Grow Asparagus? Yes!

You can ignore those pricey asparagus spears at the market when you grow your own at home. With only a little effort, you'll find it sprouting in your garden year after year.

Asparagus plants grow from a fleshy crown, sending up many thick spears that, if not harvested, grow into tall, ferny stems. The short, needle-like “leaves” that give that ferny appearance are actually modified stems; the real leaves are pointed, scalelike and clasp the stem. Small yellow male and female flowers are produced on separate plants. Females bear many small, round berries that turn bright red-orange at maturity and can produce a forest of seedlings. Asparagus is one of few perennial vegetables and should be given its own garden space where it won’t be disturbed.

Common name: Asparagus
Botanical name: Asparagus officinalis
Plant type: Herbaceous perennial
Zones: 3 to 9
Family: Asparagaceae

Growing conditions

  • Sun: Full sun or partial shade
  • Soil: Grows in most soil types, best with ample organic matter
  • Moisture: Evenly moist but well drained


  • Mulch: 2 to 3 inches of organic mulch such as salt marsh hay, straw or shredded leaves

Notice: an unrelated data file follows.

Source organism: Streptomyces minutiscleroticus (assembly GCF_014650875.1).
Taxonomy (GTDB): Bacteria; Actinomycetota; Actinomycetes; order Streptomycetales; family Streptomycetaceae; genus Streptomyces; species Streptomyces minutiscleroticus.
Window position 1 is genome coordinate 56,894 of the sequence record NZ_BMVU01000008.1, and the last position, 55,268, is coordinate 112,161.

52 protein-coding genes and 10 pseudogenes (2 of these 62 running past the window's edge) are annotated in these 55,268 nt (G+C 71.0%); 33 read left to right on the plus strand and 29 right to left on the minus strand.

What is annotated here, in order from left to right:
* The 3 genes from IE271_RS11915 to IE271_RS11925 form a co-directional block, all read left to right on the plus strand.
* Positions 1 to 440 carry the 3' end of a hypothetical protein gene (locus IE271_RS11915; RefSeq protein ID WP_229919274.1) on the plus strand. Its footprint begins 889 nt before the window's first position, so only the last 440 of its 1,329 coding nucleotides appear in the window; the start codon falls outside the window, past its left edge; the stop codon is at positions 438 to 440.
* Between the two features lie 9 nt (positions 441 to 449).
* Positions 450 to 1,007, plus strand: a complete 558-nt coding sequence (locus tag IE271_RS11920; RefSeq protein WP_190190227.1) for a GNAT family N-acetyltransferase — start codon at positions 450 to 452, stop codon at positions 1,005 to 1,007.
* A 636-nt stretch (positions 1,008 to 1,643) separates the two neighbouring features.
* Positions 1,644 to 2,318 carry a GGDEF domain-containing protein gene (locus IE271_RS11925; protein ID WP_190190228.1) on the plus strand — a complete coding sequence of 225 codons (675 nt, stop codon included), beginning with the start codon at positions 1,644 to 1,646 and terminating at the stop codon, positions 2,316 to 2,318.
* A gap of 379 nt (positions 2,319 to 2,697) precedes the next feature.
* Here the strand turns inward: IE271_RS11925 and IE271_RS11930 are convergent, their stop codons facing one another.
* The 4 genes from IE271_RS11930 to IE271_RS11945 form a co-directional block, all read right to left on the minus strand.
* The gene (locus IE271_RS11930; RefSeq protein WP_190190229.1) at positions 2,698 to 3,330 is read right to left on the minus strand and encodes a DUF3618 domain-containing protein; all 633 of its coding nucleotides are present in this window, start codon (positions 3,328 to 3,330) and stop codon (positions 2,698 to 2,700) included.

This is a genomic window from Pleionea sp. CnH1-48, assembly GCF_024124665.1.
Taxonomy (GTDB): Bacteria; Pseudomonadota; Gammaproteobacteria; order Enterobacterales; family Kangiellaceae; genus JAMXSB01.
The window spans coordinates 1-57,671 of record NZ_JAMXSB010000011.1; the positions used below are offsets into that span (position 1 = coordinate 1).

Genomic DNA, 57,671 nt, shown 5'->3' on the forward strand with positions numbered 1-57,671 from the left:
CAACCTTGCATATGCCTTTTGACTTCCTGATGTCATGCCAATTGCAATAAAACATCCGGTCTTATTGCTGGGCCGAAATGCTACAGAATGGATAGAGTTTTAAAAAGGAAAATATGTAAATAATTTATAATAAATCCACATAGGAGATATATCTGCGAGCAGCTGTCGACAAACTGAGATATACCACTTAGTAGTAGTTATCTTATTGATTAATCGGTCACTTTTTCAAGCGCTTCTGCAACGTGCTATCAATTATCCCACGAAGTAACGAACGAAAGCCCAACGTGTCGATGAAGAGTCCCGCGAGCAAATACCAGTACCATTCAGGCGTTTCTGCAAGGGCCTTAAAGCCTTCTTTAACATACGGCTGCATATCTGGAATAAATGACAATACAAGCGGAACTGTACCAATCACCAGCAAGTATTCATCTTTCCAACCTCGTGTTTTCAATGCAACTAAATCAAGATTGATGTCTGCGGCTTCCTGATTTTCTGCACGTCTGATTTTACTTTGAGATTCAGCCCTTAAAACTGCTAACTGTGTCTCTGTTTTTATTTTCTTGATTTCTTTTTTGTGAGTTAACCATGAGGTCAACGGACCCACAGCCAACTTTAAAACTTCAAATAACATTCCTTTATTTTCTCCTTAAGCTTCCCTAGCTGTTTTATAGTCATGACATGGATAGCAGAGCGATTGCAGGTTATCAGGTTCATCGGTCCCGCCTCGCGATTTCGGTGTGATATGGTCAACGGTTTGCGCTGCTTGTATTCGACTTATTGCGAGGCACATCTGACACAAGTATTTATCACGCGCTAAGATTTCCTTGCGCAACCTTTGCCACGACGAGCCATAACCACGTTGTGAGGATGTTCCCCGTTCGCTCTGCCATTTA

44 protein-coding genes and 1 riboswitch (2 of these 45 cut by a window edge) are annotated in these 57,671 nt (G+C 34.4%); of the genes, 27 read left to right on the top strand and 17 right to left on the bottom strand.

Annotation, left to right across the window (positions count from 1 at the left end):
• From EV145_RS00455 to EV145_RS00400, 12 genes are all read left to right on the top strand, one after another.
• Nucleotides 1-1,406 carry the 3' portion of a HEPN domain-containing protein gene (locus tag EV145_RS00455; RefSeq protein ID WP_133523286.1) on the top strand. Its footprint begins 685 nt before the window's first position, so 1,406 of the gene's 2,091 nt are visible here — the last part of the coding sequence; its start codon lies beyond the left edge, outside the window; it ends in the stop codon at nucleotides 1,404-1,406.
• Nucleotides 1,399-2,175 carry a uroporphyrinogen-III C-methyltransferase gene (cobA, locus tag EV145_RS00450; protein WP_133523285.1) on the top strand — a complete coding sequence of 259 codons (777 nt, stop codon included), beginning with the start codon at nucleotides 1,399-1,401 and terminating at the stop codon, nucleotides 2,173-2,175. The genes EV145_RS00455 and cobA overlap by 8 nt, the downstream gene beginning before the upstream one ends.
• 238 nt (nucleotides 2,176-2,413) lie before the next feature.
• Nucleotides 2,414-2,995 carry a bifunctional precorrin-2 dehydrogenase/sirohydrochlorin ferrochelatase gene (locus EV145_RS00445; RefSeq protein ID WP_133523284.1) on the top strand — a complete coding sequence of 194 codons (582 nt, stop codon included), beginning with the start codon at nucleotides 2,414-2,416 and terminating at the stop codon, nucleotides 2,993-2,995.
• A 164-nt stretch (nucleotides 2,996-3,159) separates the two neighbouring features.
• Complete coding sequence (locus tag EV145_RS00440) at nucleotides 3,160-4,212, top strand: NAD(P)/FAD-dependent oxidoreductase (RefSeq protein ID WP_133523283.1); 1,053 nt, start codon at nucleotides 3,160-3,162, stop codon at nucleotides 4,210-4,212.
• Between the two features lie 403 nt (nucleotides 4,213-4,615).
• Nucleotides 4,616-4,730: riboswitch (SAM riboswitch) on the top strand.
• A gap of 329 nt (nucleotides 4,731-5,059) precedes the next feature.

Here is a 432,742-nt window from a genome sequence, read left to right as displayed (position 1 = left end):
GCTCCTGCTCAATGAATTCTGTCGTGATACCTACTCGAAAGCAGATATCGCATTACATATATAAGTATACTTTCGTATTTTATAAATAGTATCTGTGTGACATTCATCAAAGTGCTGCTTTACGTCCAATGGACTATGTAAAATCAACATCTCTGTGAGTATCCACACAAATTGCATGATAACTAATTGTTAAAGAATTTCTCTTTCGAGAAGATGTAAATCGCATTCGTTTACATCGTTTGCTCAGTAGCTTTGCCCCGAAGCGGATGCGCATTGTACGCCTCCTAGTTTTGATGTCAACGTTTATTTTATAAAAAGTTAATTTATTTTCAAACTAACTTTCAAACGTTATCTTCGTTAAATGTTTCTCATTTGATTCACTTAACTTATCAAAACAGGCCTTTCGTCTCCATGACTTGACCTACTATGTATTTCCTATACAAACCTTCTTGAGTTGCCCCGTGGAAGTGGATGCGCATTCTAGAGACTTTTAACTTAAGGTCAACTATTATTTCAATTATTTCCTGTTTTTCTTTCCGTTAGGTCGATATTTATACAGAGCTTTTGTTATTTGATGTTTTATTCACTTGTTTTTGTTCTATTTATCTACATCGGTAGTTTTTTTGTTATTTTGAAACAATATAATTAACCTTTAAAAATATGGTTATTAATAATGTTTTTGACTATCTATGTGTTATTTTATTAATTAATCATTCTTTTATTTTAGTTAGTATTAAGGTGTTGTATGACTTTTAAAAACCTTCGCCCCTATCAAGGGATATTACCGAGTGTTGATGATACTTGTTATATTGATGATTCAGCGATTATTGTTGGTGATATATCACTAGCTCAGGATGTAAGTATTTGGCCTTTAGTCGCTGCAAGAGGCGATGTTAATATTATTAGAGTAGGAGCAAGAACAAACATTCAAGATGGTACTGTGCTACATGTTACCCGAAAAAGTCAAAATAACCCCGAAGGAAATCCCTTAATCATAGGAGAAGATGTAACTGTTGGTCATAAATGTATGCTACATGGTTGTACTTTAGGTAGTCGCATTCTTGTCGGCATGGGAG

• Pruning: Cut back old stems in late fall
  • Fertilizer: Apply compost, composted manure, or soluble fertilizer annually


  • Seeds

  • Pests and diseases

    • Asparagus beetles (common and spotted), aphids, slugs
    • Fusarium wilt, rust


    • Jersey Giant is a vigorous, cold hardy, all male variety.
    • Jersey Knight is a productive all male variety.
    • Millennium is an especially cold hardy all male variety.
    • Purple Passion produces deep purple spears that turn green when cooked.

    Garden notes

    • Asparagus can be started from seed, but you’ll get a head start on harvesting by purchasing asparagus crowns (the plant’s central growing point plus fleshy roots), which are already one or two years old.
    • Well maintained asparagus beds can survive and thrive for decades, so it’s worth the extra pre-planting effort of loosening soil and amending with organic matter.
    • Asparagus plants expend energy establishing their root system the first two years after planting, so wait for the third year to start fully harvesting spears.
    • Cultivars that produce all male plants are preferred, since they don’t put energy into fruit production and don’t result in weedy seedlings. Rogue out any female plants that occur.

    All in the family

    • Asparagus is a member of the asparagus family (Asparagaceae), though you may also still find it listed as a member of the lily family (Liliaceae).
    • There are over 200 species in the genus Asparagus.
    • Familiar houseplant relatives of garden asparagus include ornamental asparagus ferns, spider plants and aspidistra.

    Where to buy
    Stokes Seeds,
    Territorial Seed Company,